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Division of labor

One of the challenges of writing, at least for me, is how to divide my time, my attention, and my energy. Holding down a job as an elementary school teacher (and finding it difficult to imagine ever giving up this job), my time spent writing is limited. Oftentimes, several aspects of my writing career pull me from opposite directions, and as a result, I can end up feeling guilty and frustrated over some neglected element of my work.

Take this past week for example.

I’m currently working on my second novel. A couple of months ago I sent the first half of the book to my agent in order to solicit her impressions of my progress so far, and she responded with five or six pages of notes. Suggestions for revisions, for the most part, with just enough praise to keep me going.

She really knows what she’s doing when it comes to this stuff.

Initially, I decided to put these notes aside, finish the book, and then go back and revise.  But as I plodded forward, I realized that some of Taryn’s suggestions might impact the decisions that I was about to make in terms of plot and character. I was also anxious to begin applying some of her suggestions to the text (I enjoy the revision process a great deal), so without much thought, I began dedicating a little time each day to revising the manuscript from the beginning. And each day that little bit of time grew and grew.

At the same time, I continued my work on the latest chapter, finding the progress that I was making exciting and fun. Whenever things are moving along smoothly, I hate to stop writing for fear that I may prematurely sputter out. Before long, I found myself working on the manuscript from both ends, jumping back and forth like a jack rabbit, revising one minute and writing new content the next. I wondered if it was a good idea to be revising the first half of the book while advancing the second half of the story, but both the writing and the revision process held too much of an allure for me to quit.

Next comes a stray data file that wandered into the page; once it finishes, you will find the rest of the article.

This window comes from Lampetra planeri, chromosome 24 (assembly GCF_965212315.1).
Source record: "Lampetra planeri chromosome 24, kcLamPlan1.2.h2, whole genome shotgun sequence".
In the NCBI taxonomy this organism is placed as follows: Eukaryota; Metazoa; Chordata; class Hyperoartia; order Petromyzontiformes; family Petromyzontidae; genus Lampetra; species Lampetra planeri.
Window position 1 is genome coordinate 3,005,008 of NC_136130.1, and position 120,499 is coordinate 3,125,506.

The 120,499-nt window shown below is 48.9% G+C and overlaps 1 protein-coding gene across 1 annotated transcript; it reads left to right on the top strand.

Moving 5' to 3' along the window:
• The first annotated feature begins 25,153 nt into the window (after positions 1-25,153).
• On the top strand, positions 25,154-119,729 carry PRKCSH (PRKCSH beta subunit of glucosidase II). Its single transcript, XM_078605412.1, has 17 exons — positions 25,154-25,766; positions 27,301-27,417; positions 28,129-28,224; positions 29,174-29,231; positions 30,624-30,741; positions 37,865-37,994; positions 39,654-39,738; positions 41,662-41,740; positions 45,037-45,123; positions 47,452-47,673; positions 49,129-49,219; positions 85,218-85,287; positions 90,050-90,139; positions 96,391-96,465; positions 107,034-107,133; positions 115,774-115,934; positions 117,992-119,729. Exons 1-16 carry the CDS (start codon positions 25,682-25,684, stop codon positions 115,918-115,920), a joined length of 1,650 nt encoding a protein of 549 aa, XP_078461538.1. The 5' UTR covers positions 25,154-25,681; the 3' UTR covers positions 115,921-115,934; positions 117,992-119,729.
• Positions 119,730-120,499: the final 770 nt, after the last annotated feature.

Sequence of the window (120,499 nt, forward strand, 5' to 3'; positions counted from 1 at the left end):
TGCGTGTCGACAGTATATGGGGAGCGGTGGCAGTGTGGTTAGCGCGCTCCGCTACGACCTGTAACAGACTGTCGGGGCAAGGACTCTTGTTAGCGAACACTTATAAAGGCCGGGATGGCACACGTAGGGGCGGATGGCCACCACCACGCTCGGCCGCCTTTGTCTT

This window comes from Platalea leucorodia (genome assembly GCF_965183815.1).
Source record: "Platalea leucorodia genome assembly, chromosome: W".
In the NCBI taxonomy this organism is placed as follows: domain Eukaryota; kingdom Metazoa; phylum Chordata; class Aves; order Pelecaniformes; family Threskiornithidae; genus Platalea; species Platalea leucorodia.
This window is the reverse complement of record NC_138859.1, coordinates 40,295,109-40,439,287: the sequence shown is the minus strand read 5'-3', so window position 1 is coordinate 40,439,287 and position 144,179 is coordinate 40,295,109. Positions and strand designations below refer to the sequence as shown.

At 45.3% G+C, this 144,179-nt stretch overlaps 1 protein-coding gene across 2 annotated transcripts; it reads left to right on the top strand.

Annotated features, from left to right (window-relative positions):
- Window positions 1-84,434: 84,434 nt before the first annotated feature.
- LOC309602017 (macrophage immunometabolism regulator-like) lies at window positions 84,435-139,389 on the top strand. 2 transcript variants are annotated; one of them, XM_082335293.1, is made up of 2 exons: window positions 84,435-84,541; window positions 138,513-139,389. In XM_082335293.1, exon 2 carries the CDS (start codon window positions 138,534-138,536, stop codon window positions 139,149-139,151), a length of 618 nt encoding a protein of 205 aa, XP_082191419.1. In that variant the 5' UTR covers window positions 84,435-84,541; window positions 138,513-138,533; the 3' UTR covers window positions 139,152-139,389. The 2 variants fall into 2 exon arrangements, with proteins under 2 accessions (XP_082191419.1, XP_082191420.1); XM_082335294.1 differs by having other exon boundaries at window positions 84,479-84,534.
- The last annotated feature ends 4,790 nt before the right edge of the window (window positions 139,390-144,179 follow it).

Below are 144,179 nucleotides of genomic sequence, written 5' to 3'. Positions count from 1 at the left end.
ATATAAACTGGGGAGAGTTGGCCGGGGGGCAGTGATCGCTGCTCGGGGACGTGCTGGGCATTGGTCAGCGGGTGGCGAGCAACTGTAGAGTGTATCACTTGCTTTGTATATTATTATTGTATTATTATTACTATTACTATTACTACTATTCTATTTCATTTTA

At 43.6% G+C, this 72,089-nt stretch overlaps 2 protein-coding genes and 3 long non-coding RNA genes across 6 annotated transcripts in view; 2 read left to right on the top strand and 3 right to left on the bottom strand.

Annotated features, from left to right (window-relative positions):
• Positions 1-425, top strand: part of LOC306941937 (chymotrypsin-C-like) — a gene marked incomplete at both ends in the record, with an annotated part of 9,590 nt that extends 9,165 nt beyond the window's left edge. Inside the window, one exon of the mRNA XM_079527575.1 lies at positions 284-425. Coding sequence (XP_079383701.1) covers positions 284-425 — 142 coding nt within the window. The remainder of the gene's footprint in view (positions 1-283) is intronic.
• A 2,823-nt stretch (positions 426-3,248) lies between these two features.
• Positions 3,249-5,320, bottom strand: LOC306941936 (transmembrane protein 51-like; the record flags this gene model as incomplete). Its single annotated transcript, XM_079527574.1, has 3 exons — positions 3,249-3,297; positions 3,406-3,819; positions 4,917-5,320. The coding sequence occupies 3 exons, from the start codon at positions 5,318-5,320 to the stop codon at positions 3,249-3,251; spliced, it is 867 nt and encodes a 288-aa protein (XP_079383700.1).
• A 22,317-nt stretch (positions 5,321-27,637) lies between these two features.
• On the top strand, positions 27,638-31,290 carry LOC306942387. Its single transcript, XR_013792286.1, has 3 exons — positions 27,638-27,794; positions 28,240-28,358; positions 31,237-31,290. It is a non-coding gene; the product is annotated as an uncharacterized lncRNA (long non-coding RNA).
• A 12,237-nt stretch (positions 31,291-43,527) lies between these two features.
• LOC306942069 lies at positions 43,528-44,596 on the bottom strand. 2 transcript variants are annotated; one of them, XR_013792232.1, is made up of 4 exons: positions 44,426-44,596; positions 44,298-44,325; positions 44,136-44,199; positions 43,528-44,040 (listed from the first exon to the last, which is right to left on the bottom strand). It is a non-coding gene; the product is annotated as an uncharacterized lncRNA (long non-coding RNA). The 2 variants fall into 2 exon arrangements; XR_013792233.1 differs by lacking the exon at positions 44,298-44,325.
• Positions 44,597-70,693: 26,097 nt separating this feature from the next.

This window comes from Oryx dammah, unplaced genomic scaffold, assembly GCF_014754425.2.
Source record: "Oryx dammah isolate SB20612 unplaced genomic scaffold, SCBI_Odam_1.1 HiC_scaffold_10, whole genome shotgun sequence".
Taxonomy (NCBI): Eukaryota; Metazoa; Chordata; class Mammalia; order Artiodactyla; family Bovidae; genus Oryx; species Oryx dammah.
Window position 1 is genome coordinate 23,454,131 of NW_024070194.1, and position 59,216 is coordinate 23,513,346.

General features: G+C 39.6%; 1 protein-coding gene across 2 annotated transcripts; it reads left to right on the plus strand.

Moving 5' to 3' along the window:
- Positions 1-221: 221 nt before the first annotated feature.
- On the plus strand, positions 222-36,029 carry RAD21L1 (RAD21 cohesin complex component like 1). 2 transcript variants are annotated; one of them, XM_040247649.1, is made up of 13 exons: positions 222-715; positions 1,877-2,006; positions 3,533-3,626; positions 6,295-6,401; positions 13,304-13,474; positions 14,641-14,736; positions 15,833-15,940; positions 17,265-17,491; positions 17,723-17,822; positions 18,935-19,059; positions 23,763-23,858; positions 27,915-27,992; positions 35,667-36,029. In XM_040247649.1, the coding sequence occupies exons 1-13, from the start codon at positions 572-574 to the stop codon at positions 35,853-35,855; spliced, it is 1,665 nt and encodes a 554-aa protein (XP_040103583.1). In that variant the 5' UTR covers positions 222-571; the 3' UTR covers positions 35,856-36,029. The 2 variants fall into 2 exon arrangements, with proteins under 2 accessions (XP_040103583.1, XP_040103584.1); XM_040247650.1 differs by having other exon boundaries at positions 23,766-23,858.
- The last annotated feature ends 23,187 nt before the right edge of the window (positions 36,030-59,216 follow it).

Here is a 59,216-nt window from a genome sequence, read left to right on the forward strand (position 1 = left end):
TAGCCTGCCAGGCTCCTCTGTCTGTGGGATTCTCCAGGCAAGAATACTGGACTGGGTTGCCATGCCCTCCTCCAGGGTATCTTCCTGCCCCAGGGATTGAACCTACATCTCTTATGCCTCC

At this time, I was also supposed to be proofreading the latest version of Something Missing, which had arrived a couple of weeks earlier from my editor. While this was probably the most important of my current tasks, I allowed it to linger a bit, assuming that I could just breeze through proofreading in a night or two. Late last week, I attempted to execute this plan but discovered that there were edits to be made on every third page or so, necessitating a slower and more careful read on my part. It’s now four days later, and I’m still not done, and this evening I was forced to email my editor and warn her that the manuscript might be a day or two late in arriving.

But every minute that I spend reading Something Missing is a minute spent away from the new manuscript, which is still clamoring for attention at both ends.

What’s a writer to do?

And these are not my only projects at the moment. There is this blog, of course, which I would like to write for every day if I had time, as well as a blog where I write to my unborn child every day. Then there is the Op-Ed piece on my refusal to wear a necktie ever again just waiting to be finished and a couple more that should’ve been started already. And if I really had some time, I have a couple of children’s books that I could be wrapping up as well as a poetry contest that I had hopes of entering.

As I said, it’s difficult finding ways to divide my time among my many writing interests.

Fortunately, I have a solution that I have always been able to fall back on in times like these:

Sleep less.

It’s not always easy, but it helps.